Costello & Mains, LLC - employment law

Call for a Free Consultation

CONTACT US

Advocates For New JerseyWorkers & Their Families

Attorneys
  1. Home
  2.  » 
  3. Workers' Compensation
  4.  » Journey to Justice: The Two Types of Workers’ Compensation Claims in New Jersey

Journey to Justice: The Two Types of Workers’ Compensation Claims in New Jersey

| May 31, 2019 | Workers' Compensation |

By Chris Emrich

The New Jersey workers’ compensation system recognizes two different types of workplace injuries: those caused by single traumatic accidents and those resulting from occupational exposure over a longer period of time.

Traumatic accidents are often easier to identify as work-related. They can come in the form of a slip and fall on the factory floor, a malfunctioning piece of equipment causing injury, or a motor vehicle accident for those employees that drive as part of their job. It is important to remember that New Jersey workers’ compensation is a no-fault system. Injured workers do not have to prove negligence on the part of their employer in order to recover benefits. This is one of the key differences between workers’ compensation claims and regular personal injury claims.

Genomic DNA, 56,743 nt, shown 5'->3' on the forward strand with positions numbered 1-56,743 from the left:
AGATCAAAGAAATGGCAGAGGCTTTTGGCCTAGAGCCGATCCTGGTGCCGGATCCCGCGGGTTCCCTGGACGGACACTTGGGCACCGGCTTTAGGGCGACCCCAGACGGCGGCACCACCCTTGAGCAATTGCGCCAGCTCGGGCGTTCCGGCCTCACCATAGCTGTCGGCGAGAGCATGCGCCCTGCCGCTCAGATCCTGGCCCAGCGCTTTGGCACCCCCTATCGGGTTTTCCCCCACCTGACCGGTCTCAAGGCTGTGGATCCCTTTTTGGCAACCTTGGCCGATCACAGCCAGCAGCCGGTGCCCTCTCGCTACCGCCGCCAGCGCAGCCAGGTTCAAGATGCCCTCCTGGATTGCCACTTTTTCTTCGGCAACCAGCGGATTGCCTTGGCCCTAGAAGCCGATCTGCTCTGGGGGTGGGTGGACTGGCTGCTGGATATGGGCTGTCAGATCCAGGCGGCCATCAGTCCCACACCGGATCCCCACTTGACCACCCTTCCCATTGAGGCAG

Occupational exposure claims are defined under New Jersey law as “all diseases arising out of and in the course of employment, which are due in a material degree to causes and conditions which are or were characteristic of or peculiar to a particular trade, occupation, process or place of employment.” One way these injuries develop is from repetitive motions (such as bending, twisting, pushing, pulling, or lifting) performed over a long period of time. They often result in shoulder, knee, or back injuries.

Another example is inhaling harmful materials, resulting in lung injuries. Like traumatic claims, an injured worker does not have to prove negligence so long as there is no willful self-exposure to a known hazard or willful failure to make use of a reasonable and proper guard or protective device furnished by the employer. Even if a guard or device is provided, it must have been clearly made a requirement of the employment and the employer must properly document that despite repeated warnings, the employee willfully failed to properly and effective utilize it. 

Archives

FindLaw Network